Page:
The analyses conducted shows no evidence that this year’s process of awarding grades has introduced any systemic bias. Changes in overall outcomes for students with different protected characteristics and from different socio-economic backgrounds are similar to changes seen between 2018 and 2019.’
More information on this years' published by Ofqual can be seen here
Across the UK numbers AS level completions continue to fall. Last year there were 8064 (4.2%) completions, this year there are 6148 (4.0%).
Our call for change
Earlier this week, NSEAD responded to comments from Prime Minister Boris Johnson, and Minister for State for School Standards, Nick Gibb MP, concerning the return of all pupils to schools. We called for our Government to show real leadership and direction, decisions based on robust evidence, clear communications and adequate resources. And, to navigate the disastrous effects of this pandemic we ask this once again – our school communities and the next generation urgently need this now.
Michele Gregson, NSEAD General Secretary, said:
Yesterday, it became clear that the students of 2020 would bear the consequences of a failure of leadership by our Government. Schools were students were presented with the chaotic knee-jerk reactions of the UK Government. Both Nick Gibb and Gavin Williamson MP, Secretary of State for Education, have refused to apologise or review arrangements for awarding grades, instead offering the hollow reassurance of ‘triple lock’ safety nets that are full of holes.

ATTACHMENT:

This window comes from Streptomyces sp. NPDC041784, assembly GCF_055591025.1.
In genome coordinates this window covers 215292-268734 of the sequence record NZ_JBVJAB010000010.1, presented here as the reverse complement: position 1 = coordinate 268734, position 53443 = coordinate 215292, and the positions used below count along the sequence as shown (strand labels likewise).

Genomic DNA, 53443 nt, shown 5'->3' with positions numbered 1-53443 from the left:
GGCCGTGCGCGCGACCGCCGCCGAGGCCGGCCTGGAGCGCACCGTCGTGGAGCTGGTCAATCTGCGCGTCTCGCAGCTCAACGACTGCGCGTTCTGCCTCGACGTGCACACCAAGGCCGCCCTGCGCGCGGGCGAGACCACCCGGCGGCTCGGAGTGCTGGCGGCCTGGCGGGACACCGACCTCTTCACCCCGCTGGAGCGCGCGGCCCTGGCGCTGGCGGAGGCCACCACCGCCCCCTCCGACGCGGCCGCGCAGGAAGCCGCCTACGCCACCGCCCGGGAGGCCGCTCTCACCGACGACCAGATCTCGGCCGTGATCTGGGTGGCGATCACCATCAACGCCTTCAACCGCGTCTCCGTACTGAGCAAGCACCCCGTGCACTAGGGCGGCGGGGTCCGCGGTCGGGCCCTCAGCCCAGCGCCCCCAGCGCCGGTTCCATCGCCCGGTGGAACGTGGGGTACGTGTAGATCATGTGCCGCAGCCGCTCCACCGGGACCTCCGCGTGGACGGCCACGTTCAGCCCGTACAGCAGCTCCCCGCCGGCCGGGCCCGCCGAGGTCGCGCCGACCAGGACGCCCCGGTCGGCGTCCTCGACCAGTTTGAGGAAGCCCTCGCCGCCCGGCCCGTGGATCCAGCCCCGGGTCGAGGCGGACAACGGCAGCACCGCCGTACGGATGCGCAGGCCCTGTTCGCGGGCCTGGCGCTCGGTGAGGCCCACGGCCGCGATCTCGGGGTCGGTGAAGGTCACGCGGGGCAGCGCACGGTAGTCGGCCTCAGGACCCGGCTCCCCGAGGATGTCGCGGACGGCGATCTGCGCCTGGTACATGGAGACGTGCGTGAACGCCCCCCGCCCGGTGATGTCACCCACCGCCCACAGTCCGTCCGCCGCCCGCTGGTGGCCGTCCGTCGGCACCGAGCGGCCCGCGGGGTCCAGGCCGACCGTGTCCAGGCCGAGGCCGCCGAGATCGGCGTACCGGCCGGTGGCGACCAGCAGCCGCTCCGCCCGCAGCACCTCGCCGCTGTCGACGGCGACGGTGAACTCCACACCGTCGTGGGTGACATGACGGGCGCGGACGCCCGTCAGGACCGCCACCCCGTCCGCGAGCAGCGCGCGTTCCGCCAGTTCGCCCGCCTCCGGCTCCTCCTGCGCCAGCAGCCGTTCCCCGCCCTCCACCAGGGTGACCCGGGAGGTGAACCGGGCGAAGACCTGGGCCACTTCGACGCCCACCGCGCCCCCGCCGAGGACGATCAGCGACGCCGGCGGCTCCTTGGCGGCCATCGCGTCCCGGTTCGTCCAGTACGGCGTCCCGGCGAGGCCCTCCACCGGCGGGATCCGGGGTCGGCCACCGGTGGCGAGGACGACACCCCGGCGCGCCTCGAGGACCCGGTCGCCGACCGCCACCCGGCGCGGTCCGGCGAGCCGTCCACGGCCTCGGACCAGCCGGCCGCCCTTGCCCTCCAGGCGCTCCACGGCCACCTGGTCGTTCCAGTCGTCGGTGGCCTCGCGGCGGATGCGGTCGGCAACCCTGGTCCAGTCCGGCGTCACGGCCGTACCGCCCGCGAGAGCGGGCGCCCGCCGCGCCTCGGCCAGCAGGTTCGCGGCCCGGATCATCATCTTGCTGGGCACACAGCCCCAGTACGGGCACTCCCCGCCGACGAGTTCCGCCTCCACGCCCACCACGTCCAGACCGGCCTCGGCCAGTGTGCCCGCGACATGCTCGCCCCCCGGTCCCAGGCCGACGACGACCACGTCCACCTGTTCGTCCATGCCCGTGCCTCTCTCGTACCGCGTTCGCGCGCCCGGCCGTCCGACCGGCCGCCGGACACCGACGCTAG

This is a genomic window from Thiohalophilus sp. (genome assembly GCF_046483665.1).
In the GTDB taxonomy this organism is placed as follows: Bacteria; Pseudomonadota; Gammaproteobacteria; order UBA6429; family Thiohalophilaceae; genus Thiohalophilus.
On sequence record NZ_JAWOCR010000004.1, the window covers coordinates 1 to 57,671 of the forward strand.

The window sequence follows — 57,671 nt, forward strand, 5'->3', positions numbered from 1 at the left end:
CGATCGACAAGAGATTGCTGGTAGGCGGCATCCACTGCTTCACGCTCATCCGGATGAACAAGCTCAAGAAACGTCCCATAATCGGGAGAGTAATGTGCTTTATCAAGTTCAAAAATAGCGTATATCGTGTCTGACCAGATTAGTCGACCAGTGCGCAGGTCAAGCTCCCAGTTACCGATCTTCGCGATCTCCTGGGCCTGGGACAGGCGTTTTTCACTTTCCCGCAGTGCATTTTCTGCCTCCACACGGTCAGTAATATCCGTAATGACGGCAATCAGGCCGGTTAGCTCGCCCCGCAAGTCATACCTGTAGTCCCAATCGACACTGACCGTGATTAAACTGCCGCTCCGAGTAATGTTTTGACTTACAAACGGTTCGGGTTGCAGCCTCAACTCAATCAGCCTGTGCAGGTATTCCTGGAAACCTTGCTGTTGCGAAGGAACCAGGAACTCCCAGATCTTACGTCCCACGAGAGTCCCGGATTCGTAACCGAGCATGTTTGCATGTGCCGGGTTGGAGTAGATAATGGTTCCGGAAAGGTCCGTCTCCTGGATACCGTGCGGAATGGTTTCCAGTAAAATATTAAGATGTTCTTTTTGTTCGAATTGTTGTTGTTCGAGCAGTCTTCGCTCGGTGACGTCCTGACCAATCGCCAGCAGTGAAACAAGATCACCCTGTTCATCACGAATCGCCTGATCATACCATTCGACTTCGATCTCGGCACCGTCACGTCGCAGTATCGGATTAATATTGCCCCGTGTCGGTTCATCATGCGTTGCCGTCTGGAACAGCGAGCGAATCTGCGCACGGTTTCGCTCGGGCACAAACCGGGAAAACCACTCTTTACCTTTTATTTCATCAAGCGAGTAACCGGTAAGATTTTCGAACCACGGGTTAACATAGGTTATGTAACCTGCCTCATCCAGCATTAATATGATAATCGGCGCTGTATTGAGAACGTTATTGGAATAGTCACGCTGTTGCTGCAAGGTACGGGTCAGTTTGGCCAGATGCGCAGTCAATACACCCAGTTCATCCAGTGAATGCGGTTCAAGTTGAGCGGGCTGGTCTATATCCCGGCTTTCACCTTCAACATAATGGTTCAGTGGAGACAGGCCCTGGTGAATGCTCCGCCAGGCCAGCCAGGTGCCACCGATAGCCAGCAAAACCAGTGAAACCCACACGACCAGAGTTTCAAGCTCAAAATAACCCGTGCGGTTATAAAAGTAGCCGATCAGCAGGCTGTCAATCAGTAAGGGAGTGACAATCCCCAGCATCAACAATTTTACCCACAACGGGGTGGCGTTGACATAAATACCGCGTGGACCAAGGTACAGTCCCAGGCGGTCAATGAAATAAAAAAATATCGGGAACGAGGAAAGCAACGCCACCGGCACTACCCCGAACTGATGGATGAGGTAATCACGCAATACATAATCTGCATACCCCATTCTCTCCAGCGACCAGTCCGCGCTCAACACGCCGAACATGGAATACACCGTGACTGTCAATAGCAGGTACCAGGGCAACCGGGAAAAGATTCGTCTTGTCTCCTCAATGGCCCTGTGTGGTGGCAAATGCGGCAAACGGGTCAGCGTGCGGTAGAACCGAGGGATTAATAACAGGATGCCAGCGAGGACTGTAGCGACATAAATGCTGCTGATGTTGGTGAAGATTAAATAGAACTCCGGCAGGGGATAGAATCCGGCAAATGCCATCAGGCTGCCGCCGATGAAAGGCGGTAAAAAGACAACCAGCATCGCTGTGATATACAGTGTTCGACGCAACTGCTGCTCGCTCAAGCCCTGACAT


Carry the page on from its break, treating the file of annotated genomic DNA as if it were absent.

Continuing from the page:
The Government claim that the standardisation model has worked. ‘Rampant grade inflation’ has been averted. But at what cost? What should our priority be?
We call again for real leadership from the Government. That means ethical, humane and with the humility to accept that their determination to make notional ‘national standards’ a higher priority than the needs of our young people was wrong.
Unmoderated art and design teacher assessments are not ideal. However, the system for standardisation has not worked – worse it has caused harm. NSEAD proposes that the ‘triple lock’ safety net be abandoned, that grades should now be awarded based on teacher assessment, is the least worst option for English schools.
It is clear that the system used has created an assessment bias favouring, in terms of attainment, very specific socio-economic groups. The system has advantaged students in independent schools who have achieved more A and A*s and has disadvantaged students in state education. As students enter higher education and apprenticeships, where grades decide places, we cal on he Government to urgently review the system.'
Today our young people have been let down. A huge number of students have received lower grades than their teachers had calculated. In a way that we have not seen before, the voice of young people has been heard in news reports across the media, and we are hearing the real stories and hurt that lie behind that statistic. In the words of one student today:
“My future is looking bleak, in terms of education....”
We have a duty to restore the confidence of young people. They have invested their entire school career in the results they received today. We have to do better.